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The guest-host relationship

Last month I attended an IBM brand summit in which  IBM’s agency partners were invited to discuss the evolution of the Smarter Planet platform. On the second day of the summit, Eames Demetrios, the grandson of  Charles Eames and curator of the Eames Foundation, came to talk to us about the design principles that guided his grandfather’s work.

One of these principles is the guest-host relationship. It’s the idea that a design solution — whether it’s for a piece of furniture, a public space or anything else — should make the user feel as welcome as a host inviting guests into her home. The guest-host relationship is a human universal: most cultures agree on what it means to be a good host. Things like providing a safe, comfortable, intimate setting. Introducing the guests to each other and creating common ground between them. Getting the conversation started, but then letting it take its natural course. Attending to your guests’ needs, unobtrusively. And continually watching for opportunities to create connections between them.

This feels to me like a really powerful principle to guide the future of digital communications, as more and more of our activities in the digital space involve social interaction.

Right now, interaction design and information architecture are all about meeting two (often conflicting) needs: on the one hand, the company’s business goals and communication objectives; on the other, the user’s need to find information and complete tasks. The current models don’t capture the social dimension, except as just another type of content to consume or task to complete.

We’re starting to see more companies integrate their constituents’ social dialog into their web sites — usually via aggregated Twitter feeds, blog posts, etc. But that’s just like filling up a room with strangers who are all talking at the top of their voices without listening to each other. There’s no common ground, no common purpose, no sense of belonging to a group, and most of all, no actual dialog.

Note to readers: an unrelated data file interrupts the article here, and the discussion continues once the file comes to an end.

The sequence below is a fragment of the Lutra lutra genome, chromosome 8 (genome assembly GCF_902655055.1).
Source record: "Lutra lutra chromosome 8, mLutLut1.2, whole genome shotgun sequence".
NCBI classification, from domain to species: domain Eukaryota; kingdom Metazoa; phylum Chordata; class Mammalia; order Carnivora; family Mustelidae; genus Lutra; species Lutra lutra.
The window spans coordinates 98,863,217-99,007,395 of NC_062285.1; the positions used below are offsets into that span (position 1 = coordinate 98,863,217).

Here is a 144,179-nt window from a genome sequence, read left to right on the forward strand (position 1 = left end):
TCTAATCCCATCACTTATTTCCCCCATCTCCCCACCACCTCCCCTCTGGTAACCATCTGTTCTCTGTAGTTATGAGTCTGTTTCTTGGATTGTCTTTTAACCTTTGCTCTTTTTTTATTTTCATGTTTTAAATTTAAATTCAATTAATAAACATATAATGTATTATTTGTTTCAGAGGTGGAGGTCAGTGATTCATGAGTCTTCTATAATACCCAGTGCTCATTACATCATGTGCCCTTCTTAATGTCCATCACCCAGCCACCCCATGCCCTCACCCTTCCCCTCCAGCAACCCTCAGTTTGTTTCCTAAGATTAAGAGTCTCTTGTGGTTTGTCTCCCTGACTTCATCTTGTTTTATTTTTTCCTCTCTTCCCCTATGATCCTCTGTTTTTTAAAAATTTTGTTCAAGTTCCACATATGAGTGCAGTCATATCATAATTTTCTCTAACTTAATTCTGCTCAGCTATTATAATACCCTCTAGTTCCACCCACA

What’s missing is the host. For a corporate web site, being a “good host” would mean things like:

– setting the agenda with a strong point of view on its products, services, or vision, but then opening it up for discussion. That way, the official party line becomes the starting point of a conversation instead of a dead end.

– visualizing the most active social contributors and how they are connected.

– using community managers to provide those contributors with new information, and to foster new connections between them.

– providing simple, at-a-glance visual cues of the hottest topics and how they’re trending, so that new “guests” who enter the conversation can quickly orient themselves.

– letting the conversation police itself as much as possible.

– distilling the most promising ideas from the social dialog, editorializing them, and playing them back on the site as featured content.

Online communities are no different from real-world communities — they need a catalyst to create a sense of belonging, define a common purpose, and provide a safe setting to foster dialog. The guest-host relationship has probably been around ever since we became human, so it captures those principles beautifully.

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